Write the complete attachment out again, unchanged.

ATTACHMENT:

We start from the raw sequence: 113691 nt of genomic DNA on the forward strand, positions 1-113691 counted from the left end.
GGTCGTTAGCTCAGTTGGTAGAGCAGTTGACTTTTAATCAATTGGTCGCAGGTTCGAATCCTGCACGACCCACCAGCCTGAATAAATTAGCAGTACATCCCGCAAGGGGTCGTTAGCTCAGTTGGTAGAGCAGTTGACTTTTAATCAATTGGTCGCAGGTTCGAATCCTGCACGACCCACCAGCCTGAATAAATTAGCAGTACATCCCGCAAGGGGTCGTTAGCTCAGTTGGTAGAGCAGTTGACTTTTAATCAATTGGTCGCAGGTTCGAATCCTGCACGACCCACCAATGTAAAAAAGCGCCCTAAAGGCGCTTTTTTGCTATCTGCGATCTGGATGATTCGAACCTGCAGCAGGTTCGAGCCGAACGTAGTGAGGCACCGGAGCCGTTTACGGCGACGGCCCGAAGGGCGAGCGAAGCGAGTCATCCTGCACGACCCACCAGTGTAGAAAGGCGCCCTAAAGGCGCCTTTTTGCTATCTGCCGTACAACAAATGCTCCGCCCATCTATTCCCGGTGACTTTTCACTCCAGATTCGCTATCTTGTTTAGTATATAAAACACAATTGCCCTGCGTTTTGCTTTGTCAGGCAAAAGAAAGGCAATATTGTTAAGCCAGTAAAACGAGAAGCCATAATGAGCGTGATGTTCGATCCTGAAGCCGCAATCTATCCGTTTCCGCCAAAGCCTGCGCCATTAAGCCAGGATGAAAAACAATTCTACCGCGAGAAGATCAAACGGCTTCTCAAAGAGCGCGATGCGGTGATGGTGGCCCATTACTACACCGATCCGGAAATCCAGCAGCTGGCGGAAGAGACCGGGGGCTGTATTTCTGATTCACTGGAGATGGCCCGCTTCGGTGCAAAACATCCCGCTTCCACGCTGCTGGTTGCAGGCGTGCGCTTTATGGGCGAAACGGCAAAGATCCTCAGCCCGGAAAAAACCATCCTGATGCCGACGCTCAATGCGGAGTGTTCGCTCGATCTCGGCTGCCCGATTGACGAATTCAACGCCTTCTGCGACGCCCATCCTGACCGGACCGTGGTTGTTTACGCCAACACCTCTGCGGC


We start from the raw sequence: 113691 nt of genomic DNA on the forward strand, positions 1-113691 counted from the left end.
GGTCGTTAGCTCAGTTGGTAGAGCAGTTGACTTTTAATCAATTGGTCGCAGGTTCGAATCCTGCACGACCCACCAGCCTGAATAAATTAGCAGTACATCCCGCAAGGGGTCGTTAGCTCAGTTGGTAGAGCAGTTGACTTTTAATCAATTGGTCGCAGGTTCGAATCCTGCACGACCCACCAGCCTGAATAAATTAGCAGTACATCCCGCAAGGGGTCGTTAGCTCAGTTGGTAGAGCAGTTGACTTTTAATCAATTGGTCGCAGGTTCGAATCCTGCACGACCCACCAATGTAAAAAAGCGCCCTAAAGGCGCTTTTTTGCTATCTGCGATCTGGATGATTCGAACCTGCAGCAGGTTCGAGCCGAACGTAGTGAGGCACCGGAGCCGTTTACGGCGACGGCCCGAAGGGCGAGCGAAGCGAGTCATCCTGCACGACCCACCAGTGTAGAAAGGCGCCCTAAAGGCGCCTTTTTGCTATCTGCCGTACAACAAATGCTCCGCCCATCTATTCCCGGTGACTTTTCACTCCAGATTCGCTATCTTGTTTAGTATATAAAACACAATTGCCCTGCGTTTTGCTTTGTCAGGCAAAAGAAAGGCAATATTGTTAAGCCAGTAAAACGAGAAGCCATAATGAGCGTGATGTTCGATCCTGAAGCCGCAATCTATCCGTTTCCGCCAAAGCCTGCGCCATTAAGCCAGGATGAAAAACAATTCTACCGCGAGAAGATCAAACGGCTTCTCAAAGAGCGCGATGCGGTGATGGTGGCCCATTACTACACCGATCCGGAAATCCAGCAGCTGGCGGAAGAGACCGGGGGCTGTATTTCTGATTCACTGGAGATGGCCCGCTTCGGTGCAAAACATCCCGCTTCCACGCTGCTGGTTGCAGGCGTGCGCTTTATGGGCGAAACGGCAAAGATCCTCAGCCCGGAAAAAACCATCCTGATGCCGACGCTCAATGCGGAGTGTTCGCTCGATCTCGGCTGCCCGATTGACGAATTCAACGCCTTCTGCGACGCCCATCCTGACCGGACCGTGGTTGTTTACGCCAACACCTCTGCGGC